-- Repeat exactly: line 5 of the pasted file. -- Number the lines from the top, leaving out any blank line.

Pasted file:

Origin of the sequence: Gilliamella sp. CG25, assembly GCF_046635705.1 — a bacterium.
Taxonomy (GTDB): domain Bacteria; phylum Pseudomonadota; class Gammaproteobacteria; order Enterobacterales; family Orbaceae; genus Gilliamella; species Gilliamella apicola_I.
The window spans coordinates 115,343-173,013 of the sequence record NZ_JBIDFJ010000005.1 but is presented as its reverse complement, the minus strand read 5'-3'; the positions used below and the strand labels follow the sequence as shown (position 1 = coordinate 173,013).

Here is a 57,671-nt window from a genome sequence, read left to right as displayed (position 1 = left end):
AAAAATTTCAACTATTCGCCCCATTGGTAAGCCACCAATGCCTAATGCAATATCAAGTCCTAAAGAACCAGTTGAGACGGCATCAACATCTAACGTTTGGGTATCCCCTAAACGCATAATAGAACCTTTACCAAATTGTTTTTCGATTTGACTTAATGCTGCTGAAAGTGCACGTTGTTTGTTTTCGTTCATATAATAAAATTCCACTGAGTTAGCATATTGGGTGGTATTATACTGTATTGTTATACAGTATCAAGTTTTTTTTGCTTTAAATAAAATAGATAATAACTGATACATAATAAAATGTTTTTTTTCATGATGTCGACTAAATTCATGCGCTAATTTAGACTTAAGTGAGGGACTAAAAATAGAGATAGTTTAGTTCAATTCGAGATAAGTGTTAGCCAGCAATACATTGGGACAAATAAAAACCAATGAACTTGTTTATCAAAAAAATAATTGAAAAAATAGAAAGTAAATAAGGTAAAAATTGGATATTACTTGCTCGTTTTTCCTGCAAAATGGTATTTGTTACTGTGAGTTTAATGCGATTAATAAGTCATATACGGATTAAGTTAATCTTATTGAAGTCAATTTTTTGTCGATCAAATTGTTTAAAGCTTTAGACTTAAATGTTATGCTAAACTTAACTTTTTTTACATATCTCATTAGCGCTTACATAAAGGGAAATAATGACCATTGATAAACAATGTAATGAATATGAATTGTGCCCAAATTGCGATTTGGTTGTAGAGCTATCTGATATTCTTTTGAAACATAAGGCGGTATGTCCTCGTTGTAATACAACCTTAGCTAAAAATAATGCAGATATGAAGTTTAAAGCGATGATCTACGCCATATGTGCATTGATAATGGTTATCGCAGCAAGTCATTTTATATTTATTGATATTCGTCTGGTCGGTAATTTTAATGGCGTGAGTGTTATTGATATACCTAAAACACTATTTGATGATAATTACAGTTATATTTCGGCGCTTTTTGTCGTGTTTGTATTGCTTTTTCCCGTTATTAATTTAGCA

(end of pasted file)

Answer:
AAAAATTTCAACTATTCGCCCCATTGGTAAGCCACCAATGCCTAATGCAATATCAAGTCCTAAAGAACCAGTTGAGACGGCATCAACATCTAACGTTTGGGTATCCCCTAAACGCATAATAGAACCTTTACCAAATTGTTTTTCGATTTGACTTAATGCTGCTGAAAGTGCACGTTGTTTGTTTTCGTTCATATAATAAAATTCCACTGAGTTAGCATATTGGGTGGTATTATACTGTATTGTTATACAGTATCAAGTTTTTTTTGCTTTAAATAAAATAGATAATAACTGATACATAATAAAATGTTTTTTTTCATGATGTCGACTAAATTCATGCGCTAATTTAGACTTAAGTGAGGGACTAAAAATAGAGATAGTTTAGTTCAATTCGAGATAAGTGTTAGCCAGCAATACATTGGGACAAATAAAAACCAATGAACTTGTTTATCAAAAAAATAATTGAAAAAATAGAAAGTAAATAAGGTAAAAATTGGATATTACTTGCTCGTTTTTCCTGCAAAATGGTATTTGTTACTGTGAGTTTAATGCGATTAATAAGTCATATACGGATTAAGTTAATCTTATTGAAGTCAATTTTTTGTCGATCAAATTGTTTAAAGCTTTAGACTTAAATGTTATGCTAAACTTAACTTTTTTTACATATCTCATTAGCGCTTACATAAAGGGAAATAATGACCATTGATAAACAATGTAATGAATATGAATTGTGCCCAAATTGCGATTTGGTTGTAGAGCTATCTGATATTCTTTTGAAACATAAGGCGGTATGTCCTCGTTGTAATACAACCTTAGCTAAAAATAATGCAGATATGAAGTTTAAAGCGATGATCTACGCCATATGTGCATTGATAATGGTTATCGCAGCAAGTCATTTTATATTTATTGATATTCGTCTGGTCGGTAATTTTAATGGCGTGAGTGTTATTGATATACCTAAAACACTATTTGATGATAATTACAGTTATATTTCGGCGCTTTTTGTCGTGTTTGTATTGCTTTTTCCCGTTATTAATTTAGCA